Thank you to everyone who came along to our event last night, “Investing in AI: getting the target and the timing right.” For those who weren’t there, we’ll be sharing a video soon, and in the mean time these are just some of the highlights from the live tweets and panelists (check out #InvestinginAI for more highlights):
Alex Housley (Founder/CEO Seldon): As long as they’ve got smart people in the team and are trying to tackle a problem, go for it and invest.
Alexandra Jarvis (Director, GP Bullhound): Every software company from the past 20 years will need to incorporate AI in their business.
Michael Axelgaard (Partner, AI Seed Fund): Invest in AI start-ups… you won’t see a 5-15x ROI if you’re investing in the likes of Google.
Siavash Mahdavi (Founder/CEO A.I.Music, previously CEO Within): “We never got the deal that made sense for us” (about building an AI company without investment).
Richard Muirhead (General Partner, OpenOcean & Co-founder & Chairman, Firestartr): What should you look for in an AI startup? The founders need to be passionate about the product – even slightly crazy.
Elon Musk has launched a company dedicated to linking human brains with computers, The Wall Street Journal’s Rolfe Winkler reported yesterday.
Internal sources said that the company, called Neuralink, was developing “neural lace” technology that would allow people to communicate directly with machines without going through a physical interface. Neuralink was registered as a medical-research company in California in July. Neural lace involves implanting electrodes in the brain so people could upload or download their thoughts to or from a computer, according to the report. The product could allow humans to achieve higher levels of cognitive function.
Taylor Wessing has started working with legal tech provider Brainspace for UK litigation analysis.
The work with Brainspace is the latest legal tech venture by Taylor Wessing, which also been developing its own in-house products through its TW: navigate initiative, such as working with AI provider Rainbird. Rainbird’s tech has been used in close of 2016 for legislation analysis, performing the first pieces of analysis on the Modern Slavery Act.
Matt Burgess asks: “in the absence of effective government oversight, can we trust Big Tech to regulate itself”? He says that no one in their right mind would say we should let Facebook, Google, Baidu, or Uber police themselves, but there is no one-size-fits-all solution for regulating AI. He discusses the efforts toward regulation, such as in the UK, and the challenges involved.
Kathryn Hume from Fast Forward Labs says that there is a problem regarding our collective fictions about AI. Exciting though they may be, she thinks that they are distracting us from the real problems AI can and should be used to solve, as well as some of the real problems AI is creating–and will only exacerbate–if we’re not careful. In this post, she covers her top five distractions in contemporary public discourse around AI.
The 5 distractions according to her are: 1) the end of work, 2) universal basic income, 3) conversational interfaces, 4) existential risk, and 5) personhood. Comment on her post if you disagree or have something to add.
Is it possible to detect who might be vulnerable to the illness before its onset using brain imaging?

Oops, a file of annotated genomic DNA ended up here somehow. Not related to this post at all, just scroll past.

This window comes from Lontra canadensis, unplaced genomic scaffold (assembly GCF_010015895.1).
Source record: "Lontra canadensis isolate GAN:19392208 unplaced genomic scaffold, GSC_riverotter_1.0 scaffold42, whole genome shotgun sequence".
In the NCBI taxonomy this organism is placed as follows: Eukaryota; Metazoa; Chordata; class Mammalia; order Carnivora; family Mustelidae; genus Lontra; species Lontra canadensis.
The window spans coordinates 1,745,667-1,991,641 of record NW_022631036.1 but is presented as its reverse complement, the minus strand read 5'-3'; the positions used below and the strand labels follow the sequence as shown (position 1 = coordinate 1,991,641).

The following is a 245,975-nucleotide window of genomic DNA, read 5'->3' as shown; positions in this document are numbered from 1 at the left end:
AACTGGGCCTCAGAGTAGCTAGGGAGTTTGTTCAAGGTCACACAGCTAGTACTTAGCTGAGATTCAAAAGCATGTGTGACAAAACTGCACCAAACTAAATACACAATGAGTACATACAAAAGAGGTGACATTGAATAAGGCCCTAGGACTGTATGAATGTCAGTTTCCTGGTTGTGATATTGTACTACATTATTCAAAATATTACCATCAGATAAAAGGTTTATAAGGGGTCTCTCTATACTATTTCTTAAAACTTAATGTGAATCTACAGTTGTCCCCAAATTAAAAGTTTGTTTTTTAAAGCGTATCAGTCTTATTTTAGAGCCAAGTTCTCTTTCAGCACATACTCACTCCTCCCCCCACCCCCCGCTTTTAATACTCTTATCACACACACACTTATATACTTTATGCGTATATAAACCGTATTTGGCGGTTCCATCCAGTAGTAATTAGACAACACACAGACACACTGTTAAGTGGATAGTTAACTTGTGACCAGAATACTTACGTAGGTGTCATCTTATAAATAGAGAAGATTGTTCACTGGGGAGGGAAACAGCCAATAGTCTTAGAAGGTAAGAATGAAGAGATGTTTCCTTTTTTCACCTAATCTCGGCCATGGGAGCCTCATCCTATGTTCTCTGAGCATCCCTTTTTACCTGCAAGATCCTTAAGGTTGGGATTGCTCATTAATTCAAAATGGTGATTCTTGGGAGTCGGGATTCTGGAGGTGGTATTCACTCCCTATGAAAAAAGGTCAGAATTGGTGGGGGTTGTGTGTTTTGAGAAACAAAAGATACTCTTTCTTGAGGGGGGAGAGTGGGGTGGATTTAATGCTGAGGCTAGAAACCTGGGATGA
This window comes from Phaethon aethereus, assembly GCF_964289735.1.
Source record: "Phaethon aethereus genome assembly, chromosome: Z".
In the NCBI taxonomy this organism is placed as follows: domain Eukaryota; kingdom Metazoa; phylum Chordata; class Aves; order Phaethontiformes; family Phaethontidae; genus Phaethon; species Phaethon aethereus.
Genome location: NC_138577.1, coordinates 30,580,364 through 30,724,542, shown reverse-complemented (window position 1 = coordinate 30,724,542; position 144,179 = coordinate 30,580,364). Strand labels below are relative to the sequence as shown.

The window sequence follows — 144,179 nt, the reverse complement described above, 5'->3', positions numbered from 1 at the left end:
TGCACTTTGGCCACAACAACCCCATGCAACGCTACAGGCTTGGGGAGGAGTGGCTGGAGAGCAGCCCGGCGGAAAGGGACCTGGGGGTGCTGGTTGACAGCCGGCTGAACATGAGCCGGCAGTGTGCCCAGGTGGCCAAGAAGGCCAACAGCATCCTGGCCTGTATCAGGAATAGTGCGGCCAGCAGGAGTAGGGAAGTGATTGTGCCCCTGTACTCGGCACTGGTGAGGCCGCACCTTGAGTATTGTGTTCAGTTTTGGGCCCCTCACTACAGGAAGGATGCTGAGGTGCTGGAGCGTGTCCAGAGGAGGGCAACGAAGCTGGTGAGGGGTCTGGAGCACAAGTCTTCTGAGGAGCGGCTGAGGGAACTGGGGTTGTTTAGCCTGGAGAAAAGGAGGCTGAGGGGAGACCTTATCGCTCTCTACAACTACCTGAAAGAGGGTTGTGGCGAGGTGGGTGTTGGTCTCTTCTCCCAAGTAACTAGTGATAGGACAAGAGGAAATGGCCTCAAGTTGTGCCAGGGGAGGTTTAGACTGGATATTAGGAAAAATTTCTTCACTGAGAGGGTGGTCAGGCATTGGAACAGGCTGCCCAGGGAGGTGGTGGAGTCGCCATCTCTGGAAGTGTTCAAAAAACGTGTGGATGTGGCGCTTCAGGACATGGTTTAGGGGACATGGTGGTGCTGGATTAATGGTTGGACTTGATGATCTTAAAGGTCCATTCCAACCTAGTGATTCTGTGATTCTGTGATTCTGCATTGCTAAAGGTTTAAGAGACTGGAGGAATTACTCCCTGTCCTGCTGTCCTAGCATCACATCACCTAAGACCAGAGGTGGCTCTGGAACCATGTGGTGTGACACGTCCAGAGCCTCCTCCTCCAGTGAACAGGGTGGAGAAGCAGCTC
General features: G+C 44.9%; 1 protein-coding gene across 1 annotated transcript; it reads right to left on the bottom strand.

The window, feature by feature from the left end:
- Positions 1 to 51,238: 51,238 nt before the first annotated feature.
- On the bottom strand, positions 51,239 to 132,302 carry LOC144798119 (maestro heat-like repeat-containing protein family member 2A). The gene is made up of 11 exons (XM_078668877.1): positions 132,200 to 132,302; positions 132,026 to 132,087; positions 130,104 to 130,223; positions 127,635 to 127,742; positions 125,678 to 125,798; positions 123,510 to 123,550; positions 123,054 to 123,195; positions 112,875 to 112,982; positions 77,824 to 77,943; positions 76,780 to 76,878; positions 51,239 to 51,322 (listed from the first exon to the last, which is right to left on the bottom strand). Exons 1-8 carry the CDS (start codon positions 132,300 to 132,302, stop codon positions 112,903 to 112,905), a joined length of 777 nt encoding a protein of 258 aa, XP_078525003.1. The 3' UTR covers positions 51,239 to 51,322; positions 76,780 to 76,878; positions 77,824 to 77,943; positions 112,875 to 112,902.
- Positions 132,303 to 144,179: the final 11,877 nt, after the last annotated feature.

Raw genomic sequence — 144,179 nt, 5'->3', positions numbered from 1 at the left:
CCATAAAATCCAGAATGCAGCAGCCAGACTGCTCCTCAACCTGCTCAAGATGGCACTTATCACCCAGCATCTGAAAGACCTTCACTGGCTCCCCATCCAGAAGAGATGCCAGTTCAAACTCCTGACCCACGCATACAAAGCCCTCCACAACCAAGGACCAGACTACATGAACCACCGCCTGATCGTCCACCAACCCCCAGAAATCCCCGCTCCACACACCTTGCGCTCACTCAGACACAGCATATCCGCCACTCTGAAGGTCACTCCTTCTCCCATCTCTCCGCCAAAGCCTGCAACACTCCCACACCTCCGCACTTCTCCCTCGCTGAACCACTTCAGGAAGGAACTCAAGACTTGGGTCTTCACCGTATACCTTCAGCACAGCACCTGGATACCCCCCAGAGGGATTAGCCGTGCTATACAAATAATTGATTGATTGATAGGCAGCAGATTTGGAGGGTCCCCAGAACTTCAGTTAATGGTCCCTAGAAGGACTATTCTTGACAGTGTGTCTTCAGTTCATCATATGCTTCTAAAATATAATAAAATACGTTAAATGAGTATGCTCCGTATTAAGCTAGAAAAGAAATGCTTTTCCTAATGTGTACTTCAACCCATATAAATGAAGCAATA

David Schnyer, a cognitive neuroscientist and professor of psychology at The University of Texas at Austin, believes it may be. But identifying its tell-tale signs is no simpler matter. He is using the Stampede supercomputer at the to train a machine learning algorithm that can identify commonalities among hundreds of patients using Magnetic Resonance Imaging (MRI) brain scans, genomics data and other relevant factors, to provide accurate predictions of risk for those with depression and anxiety.
Technical difficulties have delayed the public opening of Amazon’s futuristic new grocery store, Amazon Go, which uses machine learning and cameras to detect what’s in your cart and automatically charge your Amazon account so you can leave the store without ever taking out your wallet.
But Amazon Go isn’t quite ready for primetime, according to The Wall Street Journal’s Laura Stevens. The technology is having trouble keeping track of more than 20 people at a time and struggles to track an item that has been moved from its place on the shelf. Right now, things only run smoothly when there are just a few customers in the store or if they’re moving slowly, the Journal reports.
The government is looking for data scientists with expertise in AI and machine learning to help the Ministry of Defence (MoD) and other departments to extract and analyse critical information in a bid to stay “one step ahead” of terrorists and other potential adversaries.
“Let’s be honest, if the MoD is going to maintain a winning edge and keep our forces safe we are going to have to handle today’s most valuable commodity, data, very differently,” the job advert for the Defence Science and Technology Laboratory states.
Another Example of “Robots Taking Over Humans’ Jobs”
Idaho has become the second U.S. state to pass legislation to permit unmanned, ground-based delivery robots to rove around on sidewalks across the state. Earlier this month, Virginia made robotics history as the first state to pass a law specifically addressing the use of autonomous terrestrial delivery robots.
The legislation was championed by state Republican lawmakers, Jason Monks in the House and Bert Brackett in the Senate. Monks worked with Starship Technologies, an Estonia-based robot delivery company, on the legislation, which sailed through both state houses to pass in less than a month.